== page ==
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Lab

The Diagnostics and Prognostics (DnP) group maintains a laboratory to support the research of the prognostic techniques. Specifically, we are using the lab to understand some of the basic faults of the components to better model the damage they are incurring. We are also using the lab to age components and to generate data sets to test and ultimately support validation of the prognostic techniques.

Equipment

The equipment directly available to the Diagnostics and Prognostics (DnP) group encompasses a 0.7m3 environmental chamber that allows the control of temperature (-60oC to 170oC), altitude (sea level to 30,000m), and humidity. Also available is a shaker that can accommodate small test articles (<1 kg) such as small wiring harnesses and computer boards. Several programmable loads, waveform generators, power supplies, oscilloscopes, data acquisition cards allow the automated aging of components and automated data collection. Electrochemical impedance spectroscopy equipment allows the probing of battery cells. A scanning electron microscope will be used in conjunction with sectioning equipment to perform forensic analysis of semiconductor devices.


lab

Part of the Electronics Lab

Aging platforms have been designed or are underway to age batteries, MOSFETs and actuators.


electronics setup

Electronics Setup


battery chamber

Insightful View of the Environmental Chamber


Several demo stations allow the demonstration of the technology developed. These include:

  • The prognostics algorithms station that showcases different prognostic algorithms. The algorithms are run in real-time with hardware in the loop. As proof of concept, batteries at different degrees of aging were chosen as the test articles.
  • An electronics station that illustrates the damage characteristics of electronics components.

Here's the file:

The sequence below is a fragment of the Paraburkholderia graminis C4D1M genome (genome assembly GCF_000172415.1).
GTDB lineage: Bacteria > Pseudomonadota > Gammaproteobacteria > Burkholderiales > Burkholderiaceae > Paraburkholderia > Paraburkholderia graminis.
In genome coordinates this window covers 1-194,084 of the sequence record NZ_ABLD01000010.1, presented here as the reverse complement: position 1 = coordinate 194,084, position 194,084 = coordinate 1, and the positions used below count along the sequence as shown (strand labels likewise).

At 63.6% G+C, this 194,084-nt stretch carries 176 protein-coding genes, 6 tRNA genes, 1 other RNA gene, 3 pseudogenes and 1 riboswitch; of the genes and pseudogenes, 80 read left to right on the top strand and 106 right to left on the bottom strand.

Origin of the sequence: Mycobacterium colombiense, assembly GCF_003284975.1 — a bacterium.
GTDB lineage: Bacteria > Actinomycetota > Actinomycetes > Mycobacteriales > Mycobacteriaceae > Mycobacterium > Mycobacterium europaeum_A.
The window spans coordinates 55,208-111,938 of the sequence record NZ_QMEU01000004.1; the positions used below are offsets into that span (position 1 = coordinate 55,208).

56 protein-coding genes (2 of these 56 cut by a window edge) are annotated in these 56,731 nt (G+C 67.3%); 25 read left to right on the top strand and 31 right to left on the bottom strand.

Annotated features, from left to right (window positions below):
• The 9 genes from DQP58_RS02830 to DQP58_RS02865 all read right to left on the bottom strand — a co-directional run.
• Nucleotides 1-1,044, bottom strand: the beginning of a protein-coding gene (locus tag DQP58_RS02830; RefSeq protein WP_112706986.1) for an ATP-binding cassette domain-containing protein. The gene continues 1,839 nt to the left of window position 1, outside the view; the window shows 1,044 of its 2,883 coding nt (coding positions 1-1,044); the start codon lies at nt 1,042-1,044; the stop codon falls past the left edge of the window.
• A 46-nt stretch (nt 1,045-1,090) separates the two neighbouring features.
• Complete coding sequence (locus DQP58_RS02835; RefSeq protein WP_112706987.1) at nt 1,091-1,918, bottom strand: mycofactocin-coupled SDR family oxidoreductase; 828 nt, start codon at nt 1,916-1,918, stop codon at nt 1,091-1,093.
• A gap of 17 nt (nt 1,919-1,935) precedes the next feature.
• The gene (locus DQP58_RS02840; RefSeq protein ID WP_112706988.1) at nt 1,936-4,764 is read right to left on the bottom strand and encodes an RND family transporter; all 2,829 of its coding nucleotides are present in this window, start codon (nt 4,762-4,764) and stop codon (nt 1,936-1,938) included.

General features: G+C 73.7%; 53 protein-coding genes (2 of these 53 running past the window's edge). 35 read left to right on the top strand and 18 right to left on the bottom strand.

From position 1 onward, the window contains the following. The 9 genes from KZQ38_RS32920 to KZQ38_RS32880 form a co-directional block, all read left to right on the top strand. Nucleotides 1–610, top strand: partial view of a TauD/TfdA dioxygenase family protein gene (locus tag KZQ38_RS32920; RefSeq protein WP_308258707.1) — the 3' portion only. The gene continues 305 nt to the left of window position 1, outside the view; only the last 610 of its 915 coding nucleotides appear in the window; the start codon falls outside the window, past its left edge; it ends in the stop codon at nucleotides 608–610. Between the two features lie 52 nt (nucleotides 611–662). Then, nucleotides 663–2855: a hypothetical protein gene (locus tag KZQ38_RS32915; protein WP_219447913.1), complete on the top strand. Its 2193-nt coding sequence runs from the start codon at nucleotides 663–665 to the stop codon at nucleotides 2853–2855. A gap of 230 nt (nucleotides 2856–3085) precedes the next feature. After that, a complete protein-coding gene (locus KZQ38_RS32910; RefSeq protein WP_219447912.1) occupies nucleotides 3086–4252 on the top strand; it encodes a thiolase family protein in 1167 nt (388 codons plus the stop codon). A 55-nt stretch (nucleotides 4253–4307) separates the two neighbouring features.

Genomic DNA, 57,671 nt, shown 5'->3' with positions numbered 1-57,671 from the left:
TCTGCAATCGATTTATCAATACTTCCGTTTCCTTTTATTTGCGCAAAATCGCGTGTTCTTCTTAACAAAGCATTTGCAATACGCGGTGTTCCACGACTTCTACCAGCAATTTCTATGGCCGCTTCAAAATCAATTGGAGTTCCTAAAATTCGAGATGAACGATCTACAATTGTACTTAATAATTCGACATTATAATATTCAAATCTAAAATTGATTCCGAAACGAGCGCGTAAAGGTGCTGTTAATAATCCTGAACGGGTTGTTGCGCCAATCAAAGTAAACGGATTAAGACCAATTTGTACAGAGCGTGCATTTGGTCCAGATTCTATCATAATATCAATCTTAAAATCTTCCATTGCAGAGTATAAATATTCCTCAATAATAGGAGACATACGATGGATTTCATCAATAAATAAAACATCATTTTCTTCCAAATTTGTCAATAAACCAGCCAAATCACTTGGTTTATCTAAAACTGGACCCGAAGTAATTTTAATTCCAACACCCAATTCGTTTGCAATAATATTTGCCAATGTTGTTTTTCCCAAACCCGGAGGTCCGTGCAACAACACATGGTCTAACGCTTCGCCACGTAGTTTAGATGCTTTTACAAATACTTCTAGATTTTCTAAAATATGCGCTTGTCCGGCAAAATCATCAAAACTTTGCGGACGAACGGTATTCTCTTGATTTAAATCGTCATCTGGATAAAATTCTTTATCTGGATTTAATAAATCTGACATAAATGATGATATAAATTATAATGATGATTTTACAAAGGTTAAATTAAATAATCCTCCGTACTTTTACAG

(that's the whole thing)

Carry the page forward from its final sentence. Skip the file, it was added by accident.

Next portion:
• An actuator health management station that showcases the simulated actuator model and the vibrations that the nut experiences.
  • A controller reconfiguration station that illustrates how information about future damage can be utilized to mitigate damage and maximize mission objectives. The simulation uses a simple model for a pressure fed, monopropellant propulsion system for a small space flight vehicle.


actuator test stand

Electro-Mechanical Actuator Test Stand


Electro-mechanical actuator (EMA) test stand has been designed and built in collaboration with Impact Technologies. It will be used in experiments studying diagnostic and prognostic methods for ball-screw jams, spalling, abnormal wear, backlash, as well as electronics and power failures. Dynamic load for the test actuator is provided by a powerful Moog 886 load EMA that can produce up to 5 metric tons of opposing force. The control system of the stand will allow custom load profiles and long-term, endurance testing. Instrumentation includes a load cell, accelerometers, high-precision position sensors, and temperature sensors. The data acquisition system allows recording of data samples with frequency of up to 64 kHz. The flexible design of the stand accommodates test actuators of various sizes and configurations.